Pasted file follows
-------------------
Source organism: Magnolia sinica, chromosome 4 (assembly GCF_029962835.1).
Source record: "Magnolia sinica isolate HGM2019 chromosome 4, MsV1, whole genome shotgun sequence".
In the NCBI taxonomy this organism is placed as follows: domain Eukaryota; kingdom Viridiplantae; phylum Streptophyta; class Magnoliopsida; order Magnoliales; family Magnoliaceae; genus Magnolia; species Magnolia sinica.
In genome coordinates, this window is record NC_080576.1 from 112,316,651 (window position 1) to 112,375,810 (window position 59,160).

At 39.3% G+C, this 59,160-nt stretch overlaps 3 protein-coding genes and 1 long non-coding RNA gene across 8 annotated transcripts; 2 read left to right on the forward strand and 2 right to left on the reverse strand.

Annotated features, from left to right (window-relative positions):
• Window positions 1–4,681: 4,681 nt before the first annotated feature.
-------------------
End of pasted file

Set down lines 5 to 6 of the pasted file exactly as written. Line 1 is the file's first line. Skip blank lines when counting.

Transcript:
At 39.3% G+C, this 59,160-nt stretch overlaps 3 protein-coding genes and 1 long non-coding RNA gene across 8 annotated transcripts; 2 read left to right on the forward strand and 2 right to left on the reverse strand.

Annotated features, from left to right (window-relative positions):